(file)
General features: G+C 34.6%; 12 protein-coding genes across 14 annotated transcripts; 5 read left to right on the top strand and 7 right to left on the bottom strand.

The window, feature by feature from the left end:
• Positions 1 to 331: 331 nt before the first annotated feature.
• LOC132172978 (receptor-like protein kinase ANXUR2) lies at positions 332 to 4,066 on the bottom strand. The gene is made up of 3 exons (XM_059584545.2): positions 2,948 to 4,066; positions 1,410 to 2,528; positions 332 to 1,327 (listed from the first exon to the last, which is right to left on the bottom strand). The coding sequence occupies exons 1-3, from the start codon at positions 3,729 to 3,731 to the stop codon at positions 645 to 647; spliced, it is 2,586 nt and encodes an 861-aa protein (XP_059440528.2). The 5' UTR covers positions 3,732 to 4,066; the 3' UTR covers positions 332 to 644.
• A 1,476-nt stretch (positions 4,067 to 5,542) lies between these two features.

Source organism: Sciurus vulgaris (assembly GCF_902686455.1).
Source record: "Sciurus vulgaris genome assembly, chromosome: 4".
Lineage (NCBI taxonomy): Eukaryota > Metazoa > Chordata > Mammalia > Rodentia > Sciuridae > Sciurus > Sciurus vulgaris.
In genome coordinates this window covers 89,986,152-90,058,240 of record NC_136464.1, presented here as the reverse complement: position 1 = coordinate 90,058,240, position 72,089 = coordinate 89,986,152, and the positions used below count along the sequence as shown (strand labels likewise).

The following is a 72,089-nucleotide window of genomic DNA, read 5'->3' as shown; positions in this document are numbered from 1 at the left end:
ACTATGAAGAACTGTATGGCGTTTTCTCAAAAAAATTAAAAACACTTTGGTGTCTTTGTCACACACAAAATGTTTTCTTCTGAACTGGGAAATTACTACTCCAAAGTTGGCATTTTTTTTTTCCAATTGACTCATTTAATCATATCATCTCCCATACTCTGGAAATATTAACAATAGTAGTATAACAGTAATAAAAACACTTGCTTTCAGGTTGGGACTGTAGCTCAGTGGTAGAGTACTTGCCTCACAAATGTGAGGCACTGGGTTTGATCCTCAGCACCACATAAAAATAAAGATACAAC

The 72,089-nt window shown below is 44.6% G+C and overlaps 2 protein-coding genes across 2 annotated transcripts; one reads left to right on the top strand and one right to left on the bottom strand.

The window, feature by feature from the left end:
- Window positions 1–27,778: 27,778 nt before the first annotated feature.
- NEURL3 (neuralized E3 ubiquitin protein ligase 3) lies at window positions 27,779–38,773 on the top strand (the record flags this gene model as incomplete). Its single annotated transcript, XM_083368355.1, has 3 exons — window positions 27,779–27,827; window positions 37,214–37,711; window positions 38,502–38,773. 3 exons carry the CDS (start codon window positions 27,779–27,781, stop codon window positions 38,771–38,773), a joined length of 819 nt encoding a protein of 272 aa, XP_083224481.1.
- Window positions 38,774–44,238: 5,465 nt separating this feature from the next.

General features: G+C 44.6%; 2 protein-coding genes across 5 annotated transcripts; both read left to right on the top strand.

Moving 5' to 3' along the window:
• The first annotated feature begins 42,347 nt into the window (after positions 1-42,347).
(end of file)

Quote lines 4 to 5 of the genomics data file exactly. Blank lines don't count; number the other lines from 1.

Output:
• LOC132172978 (receptor-like protein kinase ANXUR2) lies at positions 332 to 4,066 on the bottom strand. The gene is made up of 3 exons (XM_059584545.2): positions 2,948 to 4,066; positions 1,410 to 2,528; positions 332 to 1,327 (listed from the first exon to the last, which is right to left on the bottom strand). The coding sequence occupies exons 1-3, from the start codon at positions 3,729 to 3,731 to the stop codon at positions 645 to 647; spliced, it is 2,586 nt and encodes an 861-aa protein (XP_059440528.2). The 5' UTR covers positions 3,732 to 4,066; the 3' UTR covers positions 332 to 644.
• A 1,476-nt stretch (positions 4,067 to 5,542) lies between these two features.